Author(s): Lisa Appignanesi
Bruno Lind is on a mission, though he may not know it. Irene Davies knows she is, but isn't sure it's the right one. Both are haunted by the legacy of a tangled history of love and war. When Bruno returns to Vienna, the city of his birth, after an absence of many years, more awaits him than his memory hinted. Yet Lind is an expert on memory, a neuroscientist of international renown. His own story, dredged from the past, shouldn't elude his explanatory capacities. In this poignant novel, studded with vivid characters and rare humour, Appignanesi returns to the terrain of her acclaimed family memoir, "Losing the Dead." Drawing on her intimate knowledge of central Europe, she has created a compelling fiction that is also an exploration of mind and memory.
'It speaks history and one cannot stop listening' - John Berger'Adroit and elegant. Read with horror and fascination' - Edmund White'Stunning' - Helena Kennedy QC, Books of the Year, Guardian'Impressive' - Sunday Times'Authentic. It's not the geography which haunts the story, but a search for missing daughters and fathers ... skilfully transmits connections between individual and collective memory' - Independent'Intriguing, entertaining, compelling ... an ingeniously conceived plot' - Jewish Chronicle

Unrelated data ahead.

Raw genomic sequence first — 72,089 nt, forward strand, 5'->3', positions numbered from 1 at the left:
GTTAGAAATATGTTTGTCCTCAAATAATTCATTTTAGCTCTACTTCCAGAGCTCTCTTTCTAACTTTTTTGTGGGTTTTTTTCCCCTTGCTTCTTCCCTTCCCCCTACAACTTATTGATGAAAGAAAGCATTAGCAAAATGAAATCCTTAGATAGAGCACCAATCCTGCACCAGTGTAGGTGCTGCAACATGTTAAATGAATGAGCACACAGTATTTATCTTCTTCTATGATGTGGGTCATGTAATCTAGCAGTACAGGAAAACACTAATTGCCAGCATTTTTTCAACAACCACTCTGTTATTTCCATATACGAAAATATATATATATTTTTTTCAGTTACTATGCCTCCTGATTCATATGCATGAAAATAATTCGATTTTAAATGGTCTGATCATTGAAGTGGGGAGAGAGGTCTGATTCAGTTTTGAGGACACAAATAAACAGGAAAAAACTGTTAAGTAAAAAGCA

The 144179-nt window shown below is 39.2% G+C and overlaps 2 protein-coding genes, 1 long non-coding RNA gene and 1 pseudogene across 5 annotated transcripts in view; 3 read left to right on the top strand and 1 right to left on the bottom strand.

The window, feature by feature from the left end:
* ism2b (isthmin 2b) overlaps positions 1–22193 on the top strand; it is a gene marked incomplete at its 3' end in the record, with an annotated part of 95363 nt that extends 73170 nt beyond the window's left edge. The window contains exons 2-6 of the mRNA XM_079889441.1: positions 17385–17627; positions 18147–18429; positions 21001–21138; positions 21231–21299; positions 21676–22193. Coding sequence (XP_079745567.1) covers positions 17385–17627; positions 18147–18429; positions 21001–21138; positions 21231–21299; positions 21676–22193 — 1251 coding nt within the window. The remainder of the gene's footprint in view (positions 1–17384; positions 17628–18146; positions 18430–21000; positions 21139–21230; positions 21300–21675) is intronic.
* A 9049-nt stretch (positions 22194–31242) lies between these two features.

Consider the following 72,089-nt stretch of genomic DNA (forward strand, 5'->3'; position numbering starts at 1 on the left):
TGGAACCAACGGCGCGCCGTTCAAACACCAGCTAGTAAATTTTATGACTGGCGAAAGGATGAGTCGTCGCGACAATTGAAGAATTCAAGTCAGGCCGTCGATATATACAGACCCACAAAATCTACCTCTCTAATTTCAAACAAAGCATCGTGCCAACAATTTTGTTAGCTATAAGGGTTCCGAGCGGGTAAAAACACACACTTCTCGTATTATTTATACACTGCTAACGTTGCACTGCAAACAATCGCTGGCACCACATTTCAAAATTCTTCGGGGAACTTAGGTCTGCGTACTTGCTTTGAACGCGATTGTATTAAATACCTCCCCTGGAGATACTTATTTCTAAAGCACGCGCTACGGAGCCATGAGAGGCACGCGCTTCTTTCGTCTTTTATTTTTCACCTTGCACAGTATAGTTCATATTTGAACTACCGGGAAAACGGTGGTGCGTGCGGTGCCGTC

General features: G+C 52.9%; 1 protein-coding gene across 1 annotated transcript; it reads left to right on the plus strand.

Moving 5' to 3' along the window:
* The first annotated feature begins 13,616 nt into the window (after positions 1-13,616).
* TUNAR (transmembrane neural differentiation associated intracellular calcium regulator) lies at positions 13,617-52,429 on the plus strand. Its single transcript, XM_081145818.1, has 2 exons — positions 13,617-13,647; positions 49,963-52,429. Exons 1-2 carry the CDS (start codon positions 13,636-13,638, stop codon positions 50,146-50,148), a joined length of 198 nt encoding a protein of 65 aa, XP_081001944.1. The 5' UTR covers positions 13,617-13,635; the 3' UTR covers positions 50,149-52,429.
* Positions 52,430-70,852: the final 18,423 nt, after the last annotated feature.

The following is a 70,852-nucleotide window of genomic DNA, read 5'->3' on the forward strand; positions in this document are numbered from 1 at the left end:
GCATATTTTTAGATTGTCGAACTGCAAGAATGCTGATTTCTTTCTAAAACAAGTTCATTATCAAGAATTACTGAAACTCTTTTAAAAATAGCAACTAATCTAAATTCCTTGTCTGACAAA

Lisa Appignanesi was born in Poland, grew up in Paris and Montreal before moving to Britain. A university lecturer, she was a founder member of Writers and Readers Publishing Cooperative and then deputy director of London's Institute of Contemporary Arts. She is currently deputy president of English PEN and also a member of PEN's Writers in Prison Committee. She is also a noted broadcaster, critic and cultural commentator. Her translation (together with John Berger) of Nella Bielski's The Year is 42 was awarded the 2005 Scott Moncrieff Prize for Translation and her novel The Memory Man won the 2005 Holocaust Literature Award and was shortlisted for the Commonwealth Writers' Prize. Lisa Appignanesi lives in London and has two children.